Click here for the Problem Extension Worksheet version of the Problems of the Week.
Click here for an MS Word version of the Problems of the Week.
Click here for the Canadian Problem Extension Worksheet version of the Problems of the Week.
Click here for a Canadian MS Word version of the Problems of the Week.

Lower Elementary:
Question: Laura has a heart-shaped necklace charm that breaks into two pieces. If the whole charm weighs 51/2 grams and one of the pieces weighs 21/2 grams, then how much does the other piece weigh?
Answer: 3 grams
Solution: To find the weight of the missing part of the charm, we subtract 21/2 grams from 51/2 grams. We can do this by splitting 21/2 grams into 2 grams and 1/2 of a gram. If we subtract 2 grams first, we get 51/2 – 2 = 31/2 grams. Next, we subtract the half to get 31/21/2 = 3 grams. So, the missing part of the charm weighs 3 grams.

Upper Elementary:
Question: Benjamin and Jerry shared a brie and butter baguette for dinner. Benjamin ate 3/10 of the baguette, and Jerry ate 2/5 of it. The uneaten part of the baguette weighs 41/2 ounces. How many ounces of the baguette did Jerry eat?
Answer: 6 ounces
Solution: First, we need to know what fractional part of the sandwich is uneaten. Since Benjamin ate 3/10 and Jerry ate 2/5 = 4/10, they ate 7/10 of the baguette in total. That means that the remaining 3/10 of the baguette weighs 41/2 ounces. Each tenth of the baguette therefore weighs 41/2 ÷ 3 = 11/2 ounces. So, since Jerry ate 4/10 of the baguette, his piece was 11/2 × 4 = 6 ounces.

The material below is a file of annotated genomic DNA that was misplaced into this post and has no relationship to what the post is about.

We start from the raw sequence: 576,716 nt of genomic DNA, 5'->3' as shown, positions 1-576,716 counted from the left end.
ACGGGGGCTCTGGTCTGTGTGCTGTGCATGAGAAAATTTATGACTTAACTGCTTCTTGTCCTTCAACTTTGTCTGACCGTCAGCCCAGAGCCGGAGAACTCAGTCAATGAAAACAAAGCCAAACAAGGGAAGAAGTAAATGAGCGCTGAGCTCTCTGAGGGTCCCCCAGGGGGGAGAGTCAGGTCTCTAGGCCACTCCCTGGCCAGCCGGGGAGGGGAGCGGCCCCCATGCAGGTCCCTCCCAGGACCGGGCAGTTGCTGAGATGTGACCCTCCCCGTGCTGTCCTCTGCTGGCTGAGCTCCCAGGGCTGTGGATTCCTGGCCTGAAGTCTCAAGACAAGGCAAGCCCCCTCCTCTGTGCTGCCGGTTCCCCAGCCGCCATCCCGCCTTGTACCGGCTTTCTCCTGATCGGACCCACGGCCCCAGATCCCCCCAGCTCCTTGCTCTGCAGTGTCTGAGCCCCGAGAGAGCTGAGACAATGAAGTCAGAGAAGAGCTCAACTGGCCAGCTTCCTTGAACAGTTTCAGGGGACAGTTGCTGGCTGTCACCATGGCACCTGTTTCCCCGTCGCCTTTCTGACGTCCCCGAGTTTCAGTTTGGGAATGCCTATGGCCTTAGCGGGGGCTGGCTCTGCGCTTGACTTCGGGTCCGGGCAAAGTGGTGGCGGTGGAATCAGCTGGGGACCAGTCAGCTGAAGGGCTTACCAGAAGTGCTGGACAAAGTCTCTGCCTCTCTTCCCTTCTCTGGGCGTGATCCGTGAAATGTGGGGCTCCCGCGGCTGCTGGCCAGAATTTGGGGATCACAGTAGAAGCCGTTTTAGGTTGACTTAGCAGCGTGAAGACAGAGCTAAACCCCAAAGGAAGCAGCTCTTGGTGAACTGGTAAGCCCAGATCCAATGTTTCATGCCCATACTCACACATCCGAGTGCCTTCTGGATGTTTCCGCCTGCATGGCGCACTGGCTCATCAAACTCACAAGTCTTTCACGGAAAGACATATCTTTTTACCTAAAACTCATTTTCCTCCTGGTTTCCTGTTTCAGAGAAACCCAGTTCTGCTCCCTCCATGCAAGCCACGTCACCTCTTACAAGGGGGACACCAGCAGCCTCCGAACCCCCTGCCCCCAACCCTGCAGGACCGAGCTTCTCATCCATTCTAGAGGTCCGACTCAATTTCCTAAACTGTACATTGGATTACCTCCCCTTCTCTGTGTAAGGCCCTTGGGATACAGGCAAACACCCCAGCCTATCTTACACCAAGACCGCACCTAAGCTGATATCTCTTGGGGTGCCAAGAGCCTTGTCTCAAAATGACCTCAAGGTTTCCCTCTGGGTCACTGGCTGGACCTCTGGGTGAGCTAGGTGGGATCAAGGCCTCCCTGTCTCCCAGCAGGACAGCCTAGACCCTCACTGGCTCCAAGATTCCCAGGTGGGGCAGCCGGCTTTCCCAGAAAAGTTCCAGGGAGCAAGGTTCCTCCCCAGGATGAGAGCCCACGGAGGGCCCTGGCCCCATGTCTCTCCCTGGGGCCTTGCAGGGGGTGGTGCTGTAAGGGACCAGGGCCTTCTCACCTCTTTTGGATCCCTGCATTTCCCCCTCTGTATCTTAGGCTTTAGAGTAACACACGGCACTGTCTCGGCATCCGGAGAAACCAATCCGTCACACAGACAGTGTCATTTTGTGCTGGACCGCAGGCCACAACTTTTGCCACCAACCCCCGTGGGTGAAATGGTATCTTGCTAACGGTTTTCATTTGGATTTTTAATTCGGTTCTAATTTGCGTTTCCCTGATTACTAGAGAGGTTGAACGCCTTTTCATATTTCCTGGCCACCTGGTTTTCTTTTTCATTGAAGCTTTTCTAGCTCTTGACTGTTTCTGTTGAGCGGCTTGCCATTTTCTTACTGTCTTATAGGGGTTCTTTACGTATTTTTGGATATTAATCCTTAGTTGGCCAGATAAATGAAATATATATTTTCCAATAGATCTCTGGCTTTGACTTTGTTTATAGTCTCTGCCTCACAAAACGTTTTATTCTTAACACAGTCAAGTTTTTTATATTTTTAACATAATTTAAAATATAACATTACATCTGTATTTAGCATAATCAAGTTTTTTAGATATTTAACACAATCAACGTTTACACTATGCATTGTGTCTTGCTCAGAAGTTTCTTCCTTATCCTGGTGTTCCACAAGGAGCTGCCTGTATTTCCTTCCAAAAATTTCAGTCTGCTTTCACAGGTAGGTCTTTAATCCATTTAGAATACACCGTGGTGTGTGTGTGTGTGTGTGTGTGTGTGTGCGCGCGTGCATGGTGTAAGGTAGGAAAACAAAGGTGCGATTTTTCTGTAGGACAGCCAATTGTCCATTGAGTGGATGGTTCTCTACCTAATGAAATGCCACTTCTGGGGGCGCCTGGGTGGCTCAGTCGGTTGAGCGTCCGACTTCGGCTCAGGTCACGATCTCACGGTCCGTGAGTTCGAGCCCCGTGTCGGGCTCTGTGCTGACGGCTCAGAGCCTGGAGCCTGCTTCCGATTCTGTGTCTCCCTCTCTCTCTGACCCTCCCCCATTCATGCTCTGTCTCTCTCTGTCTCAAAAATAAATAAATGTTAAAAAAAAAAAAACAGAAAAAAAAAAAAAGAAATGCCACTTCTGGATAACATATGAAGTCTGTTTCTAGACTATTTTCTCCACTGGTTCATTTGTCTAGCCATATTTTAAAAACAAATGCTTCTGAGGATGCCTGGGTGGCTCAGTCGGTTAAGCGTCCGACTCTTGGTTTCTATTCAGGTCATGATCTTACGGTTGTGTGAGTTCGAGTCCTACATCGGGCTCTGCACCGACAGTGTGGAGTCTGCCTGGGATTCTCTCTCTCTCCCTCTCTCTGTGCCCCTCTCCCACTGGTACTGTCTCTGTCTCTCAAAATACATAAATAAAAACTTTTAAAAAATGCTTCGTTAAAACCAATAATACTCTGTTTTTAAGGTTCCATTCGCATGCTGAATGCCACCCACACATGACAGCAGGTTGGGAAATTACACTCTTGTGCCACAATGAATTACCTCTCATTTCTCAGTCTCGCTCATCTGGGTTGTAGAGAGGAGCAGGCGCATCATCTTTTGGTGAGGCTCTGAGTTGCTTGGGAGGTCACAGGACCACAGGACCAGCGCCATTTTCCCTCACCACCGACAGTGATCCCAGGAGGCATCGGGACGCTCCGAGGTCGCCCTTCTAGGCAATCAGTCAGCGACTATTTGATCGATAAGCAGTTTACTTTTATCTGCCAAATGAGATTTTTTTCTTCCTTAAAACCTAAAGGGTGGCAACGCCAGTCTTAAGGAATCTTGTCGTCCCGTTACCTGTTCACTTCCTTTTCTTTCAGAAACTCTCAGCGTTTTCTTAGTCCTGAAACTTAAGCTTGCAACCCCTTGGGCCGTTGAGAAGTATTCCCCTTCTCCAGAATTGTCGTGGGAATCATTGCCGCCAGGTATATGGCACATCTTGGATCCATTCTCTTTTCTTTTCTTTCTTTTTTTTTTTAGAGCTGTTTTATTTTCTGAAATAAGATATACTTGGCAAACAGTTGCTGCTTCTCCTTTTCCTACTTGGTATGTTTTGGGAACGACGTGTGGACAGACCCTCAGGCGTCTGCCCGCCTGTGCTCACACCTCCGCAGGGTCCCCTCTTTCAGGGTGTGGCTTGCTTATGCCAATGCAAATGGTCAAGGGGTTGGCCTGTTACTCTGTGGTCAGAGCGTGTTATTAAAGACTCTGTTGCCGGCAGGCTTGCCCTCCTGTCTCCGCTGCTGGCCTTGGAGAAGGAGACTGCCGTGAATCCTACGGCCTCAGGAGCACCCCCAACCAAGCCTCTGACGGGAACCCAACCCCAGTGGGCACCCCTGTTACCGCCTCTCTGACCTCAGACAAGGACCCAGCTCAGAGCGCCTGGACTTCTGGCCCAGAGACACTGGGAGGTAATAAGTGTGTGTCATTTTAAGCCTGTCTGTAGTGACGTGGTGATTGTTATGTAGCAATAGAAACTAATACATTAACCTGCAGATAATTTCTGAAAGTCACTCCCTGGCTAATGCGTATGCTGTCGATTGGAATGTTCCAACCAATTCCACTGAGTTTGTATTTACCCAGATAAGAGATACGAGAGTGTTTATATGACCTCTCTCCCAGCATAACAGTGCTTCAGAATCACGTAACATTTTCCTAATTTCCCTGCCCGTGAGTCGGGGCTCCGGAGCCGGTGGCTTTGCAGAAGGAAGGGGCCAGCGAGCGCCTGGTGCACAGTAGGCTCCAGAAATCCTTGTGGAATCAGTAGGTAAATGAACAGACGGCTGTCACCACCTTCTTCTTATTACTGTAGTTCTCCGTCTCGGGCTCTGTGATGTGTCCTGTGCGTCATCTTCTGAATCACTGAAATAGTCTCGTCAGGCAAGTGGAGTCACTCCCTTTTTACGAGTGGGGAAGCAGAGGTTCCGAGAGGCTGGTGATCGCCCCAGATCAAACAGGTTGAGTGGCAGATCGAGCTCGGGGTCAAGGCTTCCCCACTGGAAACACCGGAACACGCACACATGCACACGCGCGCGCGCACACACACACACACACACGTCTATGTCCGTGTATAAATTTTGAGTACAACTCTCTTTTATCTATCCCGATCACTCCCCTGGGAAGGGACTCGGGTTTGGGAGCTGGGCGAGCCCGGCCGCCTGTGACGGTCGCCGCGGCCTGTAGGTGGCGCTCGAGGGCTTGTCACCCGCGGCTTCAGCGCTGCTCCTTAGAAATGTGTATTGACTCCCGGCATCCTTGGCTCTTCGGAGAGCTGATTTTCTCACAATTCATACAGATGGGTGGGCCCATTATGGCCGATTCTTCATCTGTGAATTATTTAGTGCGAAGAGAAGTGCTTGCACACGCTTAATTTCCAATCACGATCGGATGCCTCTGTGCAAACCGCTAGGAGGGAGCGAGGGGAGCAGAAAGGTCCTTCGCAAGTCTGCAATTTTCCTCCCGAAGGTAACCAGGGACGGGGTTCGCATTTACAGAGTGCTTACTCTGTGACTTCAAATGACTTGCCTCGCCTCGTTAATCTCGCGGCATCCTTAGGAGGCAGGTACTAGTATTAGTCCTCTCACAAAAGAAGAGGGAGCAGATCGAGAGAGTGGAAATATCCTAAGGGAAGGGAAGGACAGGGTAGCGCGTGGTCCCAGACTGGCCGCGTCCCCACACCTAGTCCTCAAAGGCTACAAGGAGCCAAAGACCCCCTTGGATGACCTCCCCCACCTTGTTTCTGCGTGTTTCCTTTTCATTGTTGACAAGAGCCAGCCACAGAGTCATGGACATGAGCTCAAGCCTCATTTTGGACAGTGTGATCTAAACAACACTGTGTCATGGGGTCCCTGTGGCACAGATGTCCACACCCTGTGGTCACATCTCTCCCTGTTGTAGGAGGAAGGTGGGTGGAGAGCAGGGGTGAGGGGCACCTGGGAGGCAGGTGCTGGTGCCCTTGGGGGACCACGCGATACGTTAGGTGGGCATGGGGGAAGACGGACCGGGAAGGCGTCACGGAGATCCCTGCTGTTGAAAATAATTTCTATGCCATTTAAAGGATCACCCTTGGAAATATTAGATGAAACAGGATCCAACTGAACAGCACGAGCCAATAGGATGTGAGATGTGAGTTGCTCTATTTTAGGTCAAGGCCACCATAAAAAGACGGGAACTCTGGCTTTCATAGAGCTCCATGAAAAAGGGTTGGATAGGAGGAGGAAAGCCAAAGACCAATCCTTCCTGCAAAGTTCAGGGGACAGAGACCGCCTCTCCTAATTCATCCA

Middle School:
Question: Dale orders a cup of coffee that costs $1.50 and a slice of cherry pie that costs $2.50 at the Double R Diner. If the sales tax is 6.5% and Dale tips $1.00, then how much money does he spend at the diner in total?
Answer: $5.26
Solution: The cost before tax of the pie and coffee is $1.50 + $2.50 = $4.00, so the cost after tax is $4.00 + ($4.00 × 0.065) = $4.26. With the tip included, Dale spends $4.26 + $1.00 = $5.26.

Algebra and Up:
Question: A large circular saw at the Packard Sawmill has a radius of 3 feet. The edge of the saw’s blade strikes the milled trees at a rate of 9,000 feet per minute. What is the rate at which the saw rotates in radians per minute?
Answer: 3,000 radians per minute
Solution: Since a radian has an arc length equal to the radius, each radian that the saw rotates causes 3 feet of the edge of the blade to strike the tree. So, to find the number of radians that would cause 9,000 feet of the edge of the blade to strike the tree, we divide 9,000 ÷ 3 = 3,000. The rate at which the blade rotates is 3,000 radians per minute.